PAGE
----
Book Cave screens every book we accept for a content-rated, discounted promotion. We have a list of things we look for before we even begin to read the book, and one of these includes formatting. Early on, we were surprised at the variations submitted, and after deliberation, we opted only to promote books using the standard that all large publishers use, which is also the formatting that most resembles the formatting of a print book.
Block formatting is one of the variations we see (at this writing, approximately 3 in 100 submissions). While block formatting is great for blogs and emails, we strongly recommend that authors not use this formatting in ebooks.
Who cares about formatting?
But who cares about formatting? It all reads the same. Well, yes and no. Many books are read on phones these days, and that extra spacing between paragraphs can be irritating, especially if readers are enlarging the font because of poor eyesight/reading conditions. It requires more page turns, and the gaps can be confusing. Avid readers accustomed to print books are often annoyed at the extra spacing because it has historically signaled a scene break. Yes, some books do use symbols to set off scene breaks, but spacing is used just as often.
Block paragraphs is sometimes an indicator of other issues
Because it is used so rarely in ebooks, block formatting often signals to us that an author is new and may not have other important things in place like plot, proofing, etc. However, some small publishers do use block formatting, so don’t automatically assume your publisher didn’t do a good job with your book. But the fact remains that major publishers and savvy indie authors nearly always use formatting that resembles the text in a print book. That means no spacing between paragraphs and indentations on all paragraphs except the first paragraph after each chapter or scene break. (Note: in the early days, ebooks used indentation on first paragraphs, and we do accept books that have first-paragraph indenting, but why not change that when you format your next ebook?)
Most ebooks don’t use block formatting
Before making our decision and writing this article, we looked in hundreds of books, and you know what? You never, ever see a print book by a traditional publisher (ebook or print) with spacing between paragraphs, unless it’s nonfiction with headings, and even then the paragraphs within each section don’t have that spacing. Yes, again, there are new indie authors who are doing that, and that’s another reason why it’s important not to do it. You don’t want to appear to be inexperienced.
Block paragraph with and without paragraph spacing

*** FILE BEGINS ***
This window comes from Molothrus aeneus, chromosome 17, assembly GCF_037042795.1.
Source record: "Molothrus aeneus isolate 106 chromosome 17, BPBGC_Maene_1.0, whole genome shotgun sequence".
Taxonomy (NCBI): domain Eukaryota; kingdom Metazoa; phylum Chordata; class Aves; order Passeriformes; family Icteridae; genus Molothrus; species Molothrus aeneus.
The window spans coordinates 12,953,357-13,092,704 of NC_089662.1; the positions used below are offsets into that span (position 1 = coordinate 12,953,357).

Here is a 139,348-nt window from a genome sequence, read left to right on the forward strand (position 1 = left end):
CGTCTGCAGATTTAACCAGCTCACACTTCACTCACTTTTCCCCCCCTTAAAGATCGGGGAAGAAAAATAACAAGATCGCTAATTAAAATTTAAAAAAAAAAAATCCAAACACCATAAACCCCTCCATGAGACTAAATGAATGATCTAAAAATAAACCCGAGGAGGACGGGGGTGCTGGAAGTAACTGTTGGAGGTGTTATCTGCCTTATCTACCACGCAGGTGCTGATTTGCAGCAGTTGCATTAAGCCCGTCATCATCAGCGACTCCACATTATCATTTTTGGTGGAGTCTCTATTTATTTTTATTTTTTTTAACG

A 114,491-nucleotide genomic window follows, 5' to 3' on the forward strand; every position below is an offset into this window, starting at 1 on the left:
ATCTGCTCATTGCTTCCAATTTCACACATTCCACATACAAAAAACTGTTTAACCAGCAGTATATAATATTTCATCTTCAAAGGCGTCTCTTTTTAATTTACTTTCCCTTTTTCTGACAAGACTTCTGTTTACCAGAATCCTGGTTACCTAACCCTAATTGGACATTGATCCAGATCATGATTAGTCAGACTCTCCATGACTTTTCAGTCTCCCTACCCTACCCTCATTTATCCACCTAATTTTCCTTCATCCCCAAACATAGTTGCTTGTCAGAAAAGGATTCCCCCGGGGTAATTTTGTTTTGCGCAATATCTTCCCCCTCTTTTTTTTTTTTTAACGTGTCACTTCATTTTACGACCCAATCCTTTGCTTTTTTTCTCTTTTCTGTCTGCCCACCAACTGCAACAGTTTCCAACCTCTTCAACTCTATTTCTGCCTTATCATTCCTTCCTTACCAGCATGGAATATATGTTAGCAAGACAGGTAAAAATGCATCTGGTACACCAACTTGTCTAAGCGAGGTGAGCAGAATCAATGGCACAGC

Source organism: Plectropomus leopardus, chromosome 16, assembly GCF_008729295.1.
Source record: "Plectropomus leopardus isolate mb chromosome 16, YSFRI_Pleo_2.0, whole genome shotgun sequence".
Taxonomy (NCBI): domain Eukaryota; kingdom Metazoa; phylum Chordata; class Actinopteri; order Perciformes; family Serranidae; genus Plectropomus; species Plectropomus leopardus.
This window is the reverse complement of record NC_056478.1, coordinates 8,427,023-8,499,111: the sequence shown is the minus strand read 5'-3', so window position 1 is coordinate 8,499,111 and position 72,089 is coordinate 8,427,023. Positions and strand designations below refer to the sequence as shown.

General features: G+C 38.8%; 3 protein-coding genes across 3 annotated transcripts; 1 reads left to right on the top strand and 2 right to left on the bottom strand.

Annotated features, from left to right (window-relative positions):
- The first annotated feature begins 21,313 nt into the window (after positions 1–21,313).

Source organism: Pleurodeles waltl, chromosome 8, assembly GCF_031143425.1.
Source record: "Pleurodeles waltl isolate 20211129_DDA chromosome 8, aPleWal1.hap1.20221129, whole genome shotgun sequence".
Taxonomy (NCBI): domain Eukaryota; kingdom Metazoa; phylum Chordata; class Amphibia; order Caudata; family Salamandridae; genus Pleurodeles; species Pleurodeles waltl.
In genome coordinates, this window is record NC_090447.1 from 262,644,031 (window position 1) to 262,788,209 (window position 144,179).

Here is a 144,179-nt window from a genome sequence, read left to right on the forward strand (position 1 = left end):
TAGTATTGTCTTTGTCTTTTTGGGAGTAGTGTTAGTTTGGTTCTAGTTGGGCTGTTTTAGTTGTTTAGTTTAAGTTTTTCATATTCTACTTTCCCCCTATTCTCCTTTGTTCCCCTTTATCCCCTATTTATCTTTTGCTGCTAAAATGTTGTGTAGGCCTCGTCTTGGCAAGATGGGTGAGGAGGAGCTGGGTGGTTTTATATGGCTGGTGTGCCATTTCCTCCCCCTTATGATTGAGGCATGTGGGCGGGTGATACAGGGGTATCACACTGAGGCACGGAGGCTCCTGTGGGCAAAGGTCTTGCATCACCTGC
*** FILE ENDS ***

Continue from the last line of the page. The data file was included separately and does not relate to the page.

Some of these books with spacing between paragraphs will have paragraph indentations on all the paragraphs and some will have none. Normal block formatting isn’t supposed to have paragraph indentations (think emails), but book readers do expect them (except for first paragraph of each chapter as noted above). But to have block formatting and paragraph indentations is redundant. Better to get rid of the extra spacing and have a smooth, uninterrupted reading experience. It’s hard enough to sell books these days with all the competition. Why make it harder?
This is why Book Cave looks at ebook formatting before we approve books for promotion. Not only do we want to offer readers movie-like ratings for books so they can have realistic expectations (that should result in better reviews for authors), but we want the actual reading experience to be enjoyable for them in other ways as well.
Go check your ebook preview
You should always, always, always, check how your books looks in the preview on at least a couple of your vendors. Amazon, Barnes & Noble, Google, etc. make this easy to do. Just go in and click on your book. Does your text look good there? If not, it’s likely going to be odd on at least a few devices. Keep in mind that if your book interior comes through on a preview as a jumbled mess, it will sell fewer copies. Most people won’t download it on an ereader to see if it’s better there.
Then download a sample to your ereader and also to your phone. How does it look there? If it’s not right, fix it. Again, you are battling so many other reader distractions, why give readers more incentive to put down your book? Instead, make it easy for them. Don’t remake the same mistakes that people already made before the standards were set. Good formatting is a simple fix.